“Saving the world from total breakdown”
Landscape architect and urban planner Regine Keller seeks solutions that meet contemporary demands in both the city and rural space. Her focus is people’s quality of life.
The exhibition Out There in Munich’s Architecture Museum has as its theme the challenges facing landscape architecture in view of a global surge of urbanisation, characterised by environmental pressures, social inequality, spatial injustice and political instability. In addition to Regine Keller, scientists from five universities are showing their research results in this exhibition.
Ms Keller, we think of landscape as recreational space for human beings, and thus we have a situation of nature versus urbanism in urban centres. What options are available for creating sufficient compensation- and recreational surfaces in increasingly densely populated cities?
Now that the majority of people live in cities and no longer in the countryside, access to open landscapes has become more difficult. In past decades, attempts were made to create access to open landscapes through mobility options. That of course generates other problems, such as fragmentation the landscape through transportation infrastructure and high carbon dioxide production. For this reason the idea arose – taking classical modernity as its model – of creating more recreational surfaces in increasingly dense cities. Through increasingly acute densification, pressure grows on existing open spaces. We must qualify them, which means providing them with offers that make spending time outdoors more attractive, and also coming up with new spaces, such as roof gardens.
On the one hand there are purely urban recreational spaces, such as parks and gardens, but also dual utilisations in which functions that are infra-structurally necessary for a city are linked with designed open spaces. In this connection, how has the scope of landscape architecture’s tasks changed?
This is a trend that started in the 2000’s. The densification of our cities demands new solutions, and dual utilisations of this kind offer great advantages in this respect. But the idea is much older. Central Park in New York City has a huge reservoir lake around which the park was laid down. So this recommendation to couple green infrastructure with recreational use already existed very early on, but it is now really gathering speed in the course of development of megacities. Moreover, with our engineering insights and knowledge, we are in a better position to qualify places that previously were absolute No-Go areas, such as tip sites, which were naturally excluded from use for decades. Today we are getting a handle on these sites in toxicological and engineering terms and can therefore create new outdoor spaces where people can linger.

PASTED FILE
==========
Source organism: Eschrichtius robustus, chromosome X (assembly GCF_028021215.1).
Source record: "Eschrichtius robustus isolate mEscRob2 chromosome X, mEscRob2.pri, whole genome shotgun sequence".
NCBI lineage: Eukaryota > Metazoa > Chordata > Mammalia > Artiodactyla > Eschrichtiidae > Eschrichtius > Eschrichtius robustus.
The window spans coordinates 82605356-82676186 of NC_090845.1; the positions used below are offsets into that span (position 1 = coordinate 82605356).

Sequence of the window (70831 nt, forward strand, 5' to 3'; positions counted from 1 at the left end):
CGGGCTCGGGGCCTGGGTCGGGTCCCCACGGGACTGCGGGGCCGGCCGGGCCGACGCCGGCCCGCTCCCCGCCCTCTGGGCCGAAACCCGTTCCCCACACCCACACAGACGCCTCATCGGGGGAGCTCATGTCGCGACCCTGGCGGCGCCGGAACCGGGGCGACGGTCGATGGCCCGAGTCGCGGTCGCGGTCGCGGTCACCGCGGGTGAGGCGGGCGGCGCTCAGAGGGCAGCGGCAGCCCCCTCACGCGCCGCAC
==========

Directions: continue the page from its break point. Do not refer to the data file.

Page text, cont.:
Are landscape architects collaborating with other disciplines in this context?
Yes indeed, our work is truly multi-disciplinary. Civil engineers and toxicologists, hydrologists and geologists have to work together very closely to be able to implement a landscape structure of this kind successfully.
Solar parks, wind parks, technical protective structures such as dikes and dams and of course transportation structures, roads and railway tracks come under the purview of the engineering as a discipline. What kinds of influence can landscape architects have here?
We are above all involved wit the aesthetic effects of these new energy landscapes, because we of course notice that although these infrastructures are most welcome in the turn to renewable energies, but that their aesthetic implementation is difficult. The landscape blighting caused by wind parks is a continual source of discussion. How do we manage to have these structures not be perceived negatively? That is the art by means of which landscape architects determine a landscape’s value through landscape image analyses and qualitative studies, and inquire where such structures might best be placed. By now, society is in agreement that we need them – just somewhere else and NIMBY – Not In My Back Yard!
The exhibition “Out There” reflects on landscape architecture in global terms, with the focus on exploited and parched landscapes. Are these the themes landscape architects must deal with today?
The exhibition presents research projects by five universities that show how not to handle situations in international megacities. They bring home to us what happens when we disregard the landscape system. The Ciliwung River in Jakarta, for instance, which serves as the this city’s waste removal, or the hills of Medellin in Colombia that are always having landslides that bury people under them. These informal settlements represent a serious problem, because they arise on sites where one actually shouldn’t settle, as the slope tends towards landslides or the plain is always flooding … That, of course, is where the poorest of the poor congregate. Their DIY infrastructures show us what abilities human beings develop to cope with such crisis situations. But they also show us what happens when the resource cycle between city and environs is interrupted. We examine very precisely the resulting ecological collapse that we present in these case studies, and seek to develop solutions. We believe this is one of our profession’s noblest tasks: saving our planet from total breakdown.
The exhibition draußen Landschaftsarchitektur auf globalem Terrain in the Architekturmuseum der TU Munich is open until 20th of August. The catalogue was edited by Andres Lepik in collaboration with Undine Giseke, Regine Keller, Jörg Rekittke, Antje Stokman and Christian Werthmann at Hatje Cantz.